Venture into an oak woodland and woodpeckers sound the alarm; rodents and lizards skitter about, and foxes watch from afar. Over 300 species of amphibians, reptiles, birds, and mammals depend on oak woodlands for food, shelter and reproduction.
Regrettably, smaller and smaller islands of habitat remain for wildlife as piecemeal conversions of oak woodlands expand. The remaining smaller habitats restrict wildlife movement impacting migration patterns, mating opportunities, and ultimately the gene pool.
With recognition of the plight of oak woodlands and their wildlife, governmental agencies, environmental groups, ranchers, and homeowners are working to check their decline. Guidelines and laws limit oak removal and direct replacement and management. California regulations provide counties with a template for minimum oak protection and replacement. The California Department of Transportation (CalTrans) follows a native plant replacement formula as another example of restorative governmental action.
Nonetheless, replacement of lost woodlands is complicated. Oak woodlands constitute a complex environment not easily duplicated due to the trees' slow growth (mature trees may be over 1500 years old) and because many woodland elements are inextricably hitched together.
The Littlest Essentials
We speak of the food chain with higher animals consuming those below them in the chain. However, life in the oak woodland actually begins at a far more essential level-with the soil food web-a habitat that has developed through centuries.
The soil food web refers to the relationships among the living organisms found in the soil-bacteria, fungi, nematodes, protozoa, earthworms, and arthropods ranging from microscopic mites to centipedes. Some are considered beneficial; others like blights and molds can be pathogens, yet all have a part in growth and decay cycles.
Over the years, these organisms process forest litter from animals, trees, and plants, converting it to soil nutrients. They aerate by forming tiny channels to allow oxygen and water to reach the tree roots, and they balance and feed each other. Thus, an ongoing, interrelated process occurs supporting the growth of the oaks and innumerable other woodland plants.
Nearly every part of an oak tree, from the roots, bark, and branches, to the leaves and acorns, provides food for invertebrates. Invertebrates include insects, spiders, pill bugs, centipedes, millipedes, and related creatures with no backbone or internal skeleton; invertebrates vastly outnumber the vertebrates (animals with backbones). Many of the more than 5,000 species of insects and arachnids (spiders and their relatives) found in California oak woodlands are specialized, feeding exclusively on oaks.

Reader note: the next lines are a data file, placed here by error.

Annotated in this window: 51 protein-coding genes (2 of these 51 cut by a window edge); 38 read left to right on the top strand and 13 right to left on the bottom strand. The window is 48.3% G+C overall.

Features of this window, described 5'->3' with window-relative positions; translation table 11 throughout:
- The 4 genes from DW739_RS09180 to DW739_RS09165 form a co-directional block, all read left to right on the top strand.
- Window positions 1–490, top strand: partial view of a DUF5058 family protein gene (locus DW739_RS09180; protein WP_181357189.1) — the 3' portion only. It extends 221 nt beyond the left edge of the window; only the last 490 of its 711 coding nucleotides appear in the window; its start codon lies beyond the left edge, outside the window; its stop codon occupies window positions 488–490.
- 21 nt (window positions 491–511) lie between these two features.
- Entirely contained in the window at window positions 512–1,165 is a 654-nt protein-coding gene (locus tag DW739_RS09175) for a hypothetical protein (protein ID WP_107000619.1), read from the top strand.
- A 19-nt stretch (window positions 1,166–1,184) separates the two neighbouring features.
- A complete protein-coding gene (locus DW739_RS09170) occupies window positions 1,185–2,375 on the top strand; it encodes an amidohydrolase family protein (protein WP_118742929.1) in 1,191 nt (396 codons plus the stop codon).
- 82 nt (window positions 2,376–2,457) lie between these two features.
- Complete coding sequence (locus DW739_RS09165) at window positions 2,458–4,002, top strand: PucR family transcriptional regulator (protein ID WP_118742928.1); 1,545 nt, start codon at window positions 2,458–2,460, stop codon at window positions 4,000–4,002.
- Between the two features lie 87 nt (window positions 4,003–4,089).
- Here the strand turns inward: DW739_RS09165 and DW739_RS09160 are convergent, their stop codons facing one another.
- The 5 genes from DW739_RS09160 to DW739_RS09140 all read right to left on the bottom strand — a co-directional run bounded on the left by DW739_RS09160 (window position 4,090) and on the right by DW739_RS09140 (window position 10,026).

Invertebrates convert sunlight, carbon dioxide, and mineral nutrients absorbed by oaks and other plants into food for each other and for much of the more sizeable wildlife in the oak woodlands.
The Visible Wildlife Community
Oaks provide cover, nesting sites, and food for salamanders, lizards, frogs, toads, bats, 80 mammal species, and 170 bird species. Many of these creatures rely primarily or exclusively on invertebrates for sustenance. Without invertebrates, they lack the food to grow, to reproduce, and to nourish their young. Their numbers then decline, and in time even entire species can disappear. And as these animals drop out of the food chain, those who depend upon them for food in turn become imperiled.
The Big Picture
Oaks are lost not only to sprawl and agriculture but through ill-planned management of our remaining oaks. Our native oaks have evolved for centuries without summer water, yet we put water-thirsty plantings under them and then endanger the trees with summer irrigation to nurture lawns and ornamentals. We build homes, shopping centers, and roads around the oaks, trenching through roots, compacting soil and eliminating soil oxygen. We apply chemicals that imperil the diverse life within and above the soil, degrading soil, air, and water resources.
Can you imagine the Mother Lode without sprawling old oaks and their bountiful wildlife? If we are to achieve successful long-term oak woodland management, we must control woodland conversions and respect the needs of our surviving trees. And remember-the littlest things do indeed count.
To learn more, visit the University of California Oak Woodland Management website at http://ucanr.org/sites/oak_range/. Or pick up the book, Bringing Nature Home by Douglas Tallamy, who says that if you can only plant one native plant in your yard, let it be a local oak.
Vera Strader is a Sonora-based Master Gardener who believes that the mature trees and the wildlife of the Sierra Foothills are irreplaceable.
Sonora, CA -- The Tuolumne Utilities District is becoming increasingly concerned about the lack of precipitation this winter.
On Tuesday the Board of Directors will discuss whether to implement "Phase Two Water Conservation Measures." Sonora has typically received around 17 inches of rain by this time of year, but so far there has only been eight inches.
Components of Phase II would primarily impact those that use the Algerine Ditch or have supplemental water contracts, such as some farmers.
On Tuesday the Board will also talk about improvements and further needs of the TUD storage tanks. The meeting begins at 7pm in the T.U.D. meeting room. Water supply in the county is also the focus of this weekend's Mother Lode Views.